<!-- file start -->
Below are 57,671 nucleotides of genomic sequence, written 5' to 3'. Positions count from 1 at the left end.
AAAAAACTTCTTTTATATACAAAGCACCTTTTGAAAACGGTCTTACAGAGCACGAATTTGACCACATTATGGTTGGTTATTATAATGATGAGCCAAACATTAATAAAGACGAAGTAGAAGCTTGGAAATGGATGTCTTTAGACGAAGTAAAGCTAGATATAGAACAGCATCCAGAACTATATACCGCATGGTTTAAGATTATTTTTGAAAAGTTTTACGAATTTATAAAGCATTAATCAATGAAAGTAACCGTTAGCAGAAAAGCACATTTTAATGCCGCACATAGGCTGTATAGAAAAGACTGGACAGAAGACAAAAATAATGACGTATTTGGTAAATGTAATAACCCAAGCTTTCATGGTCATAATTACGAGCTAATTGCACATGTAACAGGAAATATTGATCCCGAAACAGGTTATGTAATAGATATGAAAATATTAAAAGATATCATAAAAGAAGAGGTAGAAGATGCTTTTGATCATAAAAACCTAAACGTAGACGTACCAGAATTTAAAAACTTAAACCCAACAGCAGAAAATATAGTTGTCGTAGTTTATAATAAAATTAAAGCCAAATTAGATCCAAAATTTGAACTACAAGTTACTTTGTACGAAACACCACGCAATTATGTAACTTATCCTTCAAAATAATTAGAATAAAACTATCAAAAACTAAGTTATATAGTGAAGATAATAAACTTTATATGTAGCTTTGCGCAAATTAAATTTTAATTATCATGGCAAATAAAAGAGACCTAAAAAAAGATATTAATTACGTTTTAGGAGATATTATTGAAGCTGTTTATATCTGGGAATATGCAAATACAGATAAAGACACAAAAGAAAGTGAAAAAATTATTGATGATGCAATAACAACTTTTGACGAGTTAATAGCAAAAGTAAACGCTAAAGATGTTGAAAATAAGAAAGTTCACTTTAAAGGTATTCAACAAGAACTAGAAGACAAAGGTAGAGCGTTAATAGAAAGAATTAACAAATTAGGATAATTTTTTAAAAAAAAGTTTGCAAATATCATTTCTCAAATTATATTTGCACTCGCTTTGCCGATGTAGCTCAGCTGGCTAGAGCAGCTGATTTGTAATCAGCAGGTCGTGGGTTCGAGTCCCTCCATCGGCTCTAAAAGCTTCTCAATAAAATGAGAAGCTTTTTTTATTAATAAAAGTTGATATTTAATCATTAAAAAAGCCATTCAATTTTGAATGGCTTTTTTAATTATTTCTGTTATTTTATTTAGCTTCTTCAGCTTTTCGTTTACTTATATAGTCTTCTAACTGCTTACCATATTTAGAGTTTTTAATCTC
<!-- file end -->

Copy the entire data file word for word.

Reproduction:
Below are 57,671 nucleotides of genomic sequence, written 5' to 3'. Positions count from 1 at the left end.
AAAAAACTTCTTTTATATACAAAGCACCTTTTGAAAACGGTCTTACAGAGCACGAATTTGACCACATTATGGTTGGTTATTATAATGATGAGCCAAACATTAATAAAGACGAAGTAGAAGCTTGGAAATGGATGTCTTTAGACGAAGTAAAGCTAGATATAGAACAGCATCCAGAACTATATACCGCATGGTTTAAGATTATTTTTGAAAAGTTTTACGAATTTATAAAGCATTAATCAATGAAAGTAACCGTTAGCAGAAAAGCACATTTTAATGCCGCACATAGGCTGTATAGAAAAGACTGGACAGAAGACAAAAATAATGACGTATTTGGTAAATGTAATAACCCAAGCTTTCATGGTCATAATTACGAGCTAATTGCACATGTAACAGGAAATATTGATCCCGAAACAGGTTATGTAATAGATATGAAAATATTAAAAGATATCATAAAAGAAGAGGTAGAAGATGCTTTTGATCATAAAAACCTAAACGTAGACGTACCAGAATTTAAAAACTTAAACCCAACAGCAGAAAATATAGTTGTCGTAGTTTATAATAAAATTAAAGCCAAATTAGATCCAAAATTTGAACTACAAGTTACTTTGTACGAAACACCACGCAATTATGTAACTTATCCTTCAAAATAATTAGAATAAAACTATCAAAAACTAAGTTATATAGTGAAGATAATAAACTTTATATGTAGCTTTGCGCAAATTAAATTTTAATTATCATGGCAAATAAAAGAGACCTAAAAAAAGATATTAATTACGTTTTAGGAGATATTATTGAAGCTGTTTATATCTGGGAATATGCAAATACAGATAAAGACACAAAAGAAAGTGAAAAAATTATTGATGATGCAATAACAACTTTTGACGAGTTAATAGCAAAAGTAAACGCTAAAGATGTTGAAAATAAGAAAGTTCACTTTAAAGGTATTCAACAAGAACTAGAAGACAAAGGTAGAGCGTTAATAGAAAGAATTAACAAATTAGGATAATTTTTTAAAAAAAAGTTTGCAAATATCATTTCTCAAATTATATTTGCACTCGCTTTGCCGATGTAGCTCAGCTGGCTAGAGCAGCTGATTTGTAATCAGCAGGTCGTGGGTTCGAGTCCCTCCATCGGCTCTAAAAGCTTCTCAATAAAATGAGAAGCTTTTTTTATTAATAAAAGTTGATATTTAATCATTAAAAAAGCCATTCAATTTTGAATGGCTTTTTTAATTATTTCTGTTATTTTATTTAGCTTCTTCAGCTTTTCGTTTACTTATATAGTCTTCTAACTGCTTACCATATTTAGAGTTTTTAATCTC